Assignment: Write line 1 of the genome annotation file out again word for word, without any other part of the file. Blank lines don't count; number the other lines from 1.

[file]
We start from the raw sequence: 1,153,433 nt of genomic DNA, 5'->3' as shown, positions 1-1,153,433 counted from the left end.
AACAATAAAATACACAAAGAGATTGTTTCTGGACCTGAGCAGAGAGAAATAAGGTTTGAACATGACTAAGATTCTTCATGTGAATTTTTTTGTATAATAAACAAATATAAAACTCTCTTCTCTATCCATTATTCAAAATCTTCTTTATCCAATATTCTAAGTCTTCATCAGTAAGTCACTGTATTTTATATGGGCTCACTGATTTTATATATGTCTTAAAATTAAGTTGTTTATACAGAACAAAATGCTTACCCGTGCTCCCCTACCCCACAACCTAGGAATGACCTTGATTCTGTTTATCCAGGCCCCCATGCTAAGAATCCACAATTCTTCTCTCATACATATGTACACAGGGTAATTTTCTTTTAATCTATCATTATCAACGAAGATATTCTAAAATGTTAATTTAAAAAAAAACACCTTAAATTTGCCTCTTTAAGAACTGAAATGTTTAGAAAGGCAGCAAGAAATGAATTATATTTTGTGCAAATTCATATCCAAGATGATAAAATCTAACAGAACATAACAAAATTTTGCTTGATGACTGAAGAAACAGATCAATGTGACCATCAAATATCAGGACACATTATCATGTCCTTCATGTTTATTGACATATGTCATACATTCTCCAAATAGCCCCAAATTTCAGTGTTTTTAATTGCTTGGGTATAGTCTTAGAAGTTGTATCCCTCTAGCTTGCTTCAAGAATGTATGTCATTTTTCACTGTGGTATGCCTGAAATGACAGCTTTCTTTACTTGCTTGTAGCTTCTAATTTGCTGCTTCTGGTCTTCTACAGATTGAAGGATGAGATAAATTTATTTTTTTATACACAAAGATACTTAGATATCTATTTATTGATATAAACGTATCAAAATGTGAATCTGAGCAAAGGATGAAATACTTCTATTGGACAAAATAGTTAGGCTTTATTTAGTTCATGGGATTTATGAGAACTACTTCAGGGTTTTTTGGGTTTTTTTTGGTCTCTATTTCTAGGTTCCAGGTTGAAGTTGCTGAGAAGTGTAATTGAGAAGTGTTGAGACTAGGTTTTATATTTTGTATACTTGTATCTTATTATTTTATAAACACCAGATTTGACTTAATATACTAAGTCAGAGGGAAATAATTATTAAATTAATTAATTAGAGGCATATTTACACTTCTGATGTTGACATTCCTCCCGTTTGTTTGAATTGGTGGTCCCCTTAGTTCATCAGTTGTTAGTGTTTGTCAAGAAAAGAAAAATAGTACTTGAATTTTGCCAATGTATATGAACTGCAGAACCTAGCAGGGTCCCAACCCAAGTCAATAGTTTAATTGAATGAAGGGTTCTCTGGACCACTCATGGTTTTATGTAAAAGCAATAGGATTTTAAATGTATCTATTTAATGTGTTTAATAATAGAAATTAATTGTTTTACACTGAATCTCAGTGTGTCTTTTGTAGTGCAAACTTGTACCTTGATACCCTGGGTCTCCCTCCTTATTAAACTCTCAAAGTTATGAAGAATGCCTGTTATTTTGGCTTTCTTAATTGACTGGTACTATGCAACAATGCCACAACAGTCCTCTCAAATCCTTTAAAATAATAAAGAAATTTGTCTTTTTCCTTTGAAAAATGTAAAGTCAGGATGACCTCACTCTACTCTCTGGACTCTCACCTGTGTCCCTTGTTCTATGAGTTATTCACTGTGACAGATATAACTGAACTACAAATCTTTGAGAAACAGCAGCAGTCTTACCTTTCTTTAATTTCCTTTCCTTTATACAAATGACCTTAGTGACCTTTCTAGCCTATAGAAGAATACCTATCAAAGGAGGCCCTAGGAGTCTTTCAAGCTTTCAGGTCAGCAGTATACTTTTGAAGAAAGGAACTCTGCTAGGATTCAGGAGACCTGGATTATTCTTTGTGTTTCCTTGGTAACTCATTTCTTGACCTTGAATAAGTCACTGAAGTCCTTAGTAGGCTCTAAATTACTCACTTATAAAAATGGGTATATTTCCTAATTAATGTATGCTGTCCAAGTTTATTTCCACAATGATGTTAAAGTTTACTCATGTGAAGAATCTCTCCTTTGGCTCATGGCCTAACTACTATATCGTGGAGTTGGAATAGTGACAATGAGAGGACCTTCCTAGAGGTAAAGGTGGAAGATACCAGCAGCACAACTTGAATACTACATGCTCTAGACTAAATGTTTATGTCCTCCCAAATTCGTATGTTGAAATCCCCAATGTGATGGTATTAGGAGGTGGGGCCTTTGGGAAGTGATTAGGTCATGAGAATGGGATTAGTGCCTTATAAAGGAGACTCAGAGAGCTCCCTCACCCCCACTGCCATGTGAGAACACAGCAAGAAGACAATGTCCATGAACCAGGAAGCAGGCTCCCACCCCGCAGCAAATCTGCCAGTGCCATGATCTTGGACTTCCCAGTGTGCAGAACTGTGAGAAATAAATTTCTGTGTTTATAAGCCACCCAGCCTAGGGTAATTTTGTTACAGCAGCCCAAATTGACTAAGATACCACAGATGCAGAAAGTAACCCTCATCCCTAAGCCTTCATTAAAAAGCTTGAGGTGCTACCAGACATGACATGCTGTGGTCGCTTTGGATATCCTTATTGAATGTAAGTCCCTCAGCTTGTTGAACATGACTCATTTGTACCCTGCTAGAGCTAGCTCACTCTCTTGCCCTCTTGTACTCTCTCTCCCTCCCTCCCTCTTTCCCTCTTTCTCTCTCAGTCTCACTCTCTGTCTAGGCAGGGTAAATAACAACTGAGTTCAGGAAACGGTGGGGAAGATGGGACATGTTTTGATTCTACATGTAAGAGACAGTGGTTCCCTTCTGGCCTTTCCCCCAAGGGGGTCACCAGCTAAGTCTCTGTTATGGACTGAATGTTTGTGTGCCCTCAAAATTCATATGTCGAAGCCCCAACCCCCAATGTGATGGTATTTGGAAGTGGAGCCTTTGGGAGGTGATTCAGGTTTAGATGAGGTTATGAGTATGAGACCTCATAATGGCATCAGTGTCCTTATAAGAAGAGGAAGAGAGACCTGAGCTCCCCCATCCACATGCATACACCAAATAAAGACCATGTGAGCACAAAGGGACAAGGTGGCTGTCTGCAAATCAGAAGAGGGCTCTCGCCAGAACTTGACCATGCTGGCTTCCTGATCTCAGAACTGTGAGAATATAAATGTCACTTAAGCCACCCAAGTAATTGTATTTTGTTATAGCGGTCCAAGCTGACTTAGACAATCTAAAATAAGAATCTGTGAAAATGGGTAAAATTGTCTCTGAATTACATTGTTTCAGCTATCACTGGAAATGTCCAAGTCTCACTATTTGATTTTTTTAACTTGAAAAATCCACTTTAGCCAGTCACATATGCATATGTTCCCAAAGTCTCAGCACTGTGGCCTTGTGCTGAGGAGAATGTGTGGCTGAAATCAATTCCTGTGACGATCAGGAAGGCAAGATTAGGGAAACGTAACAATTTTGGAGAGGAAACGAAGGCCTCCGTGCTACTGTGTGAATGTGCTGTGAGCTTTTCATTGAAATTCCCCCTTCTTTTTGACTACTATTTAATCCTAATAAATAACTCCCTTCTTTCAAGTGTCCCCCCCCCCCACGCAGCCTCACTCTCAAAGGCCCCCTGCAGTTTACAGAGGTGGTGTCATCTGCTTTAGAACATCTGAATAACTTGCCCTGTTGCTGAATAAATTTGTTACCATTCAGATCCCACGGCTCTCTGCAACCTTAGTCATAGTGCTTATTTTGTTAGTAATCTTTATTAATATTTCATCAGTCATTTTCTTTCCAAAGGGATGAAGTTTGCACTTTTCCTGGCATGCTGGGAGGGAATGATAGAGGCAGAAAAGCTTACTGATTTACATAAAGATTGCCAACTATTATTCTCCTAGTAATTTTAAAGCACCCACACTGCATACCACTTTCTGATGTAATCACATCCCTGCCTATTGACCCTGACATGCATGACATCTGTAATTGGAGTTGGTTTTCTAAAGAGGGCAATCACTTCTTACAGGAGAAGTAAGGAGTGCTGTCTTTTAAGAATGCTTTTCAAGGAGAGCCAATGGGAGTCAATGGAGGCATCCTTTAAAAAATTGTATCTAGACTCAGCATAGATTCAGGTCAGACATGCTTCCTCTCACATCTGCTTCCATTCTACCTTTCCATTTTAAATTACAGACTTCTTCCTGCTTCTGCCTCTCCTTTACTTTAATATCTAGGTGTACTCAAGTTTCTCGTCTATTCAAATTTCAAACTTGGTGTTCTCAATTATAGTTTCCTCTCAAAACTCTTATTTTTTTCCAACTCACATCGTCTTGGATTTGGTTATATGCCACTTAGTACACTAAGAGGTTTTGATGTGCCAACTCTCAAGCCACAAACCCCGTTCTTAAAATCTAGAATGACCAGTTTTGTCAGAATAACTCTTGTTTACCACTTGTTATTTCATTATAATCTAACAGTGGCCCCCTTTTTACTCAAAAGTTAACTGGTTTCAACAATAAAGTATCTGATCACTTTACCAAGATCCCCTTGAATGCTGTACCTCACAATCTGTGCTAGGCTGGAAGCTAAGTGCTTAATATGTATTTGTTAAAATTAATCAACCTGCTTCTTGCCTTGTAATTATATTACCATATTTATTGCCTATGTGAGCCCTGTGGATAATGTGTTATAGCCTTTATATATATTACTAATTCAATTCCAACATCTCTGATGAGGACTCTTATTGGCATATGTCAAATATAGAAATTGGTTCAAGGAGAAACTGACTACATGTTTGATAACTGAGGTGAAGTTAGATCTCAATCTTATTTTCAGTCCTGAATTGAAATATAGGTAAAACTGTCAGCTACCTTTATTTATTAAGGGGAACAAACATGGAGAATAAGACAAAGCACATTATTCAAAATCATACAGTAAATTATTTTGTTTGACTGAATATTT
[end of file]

We start from the raw sequence: 1,153,433 nt of genomic DNA, 5'->3' as shown, positions 1-1,153,433 counted from the left end.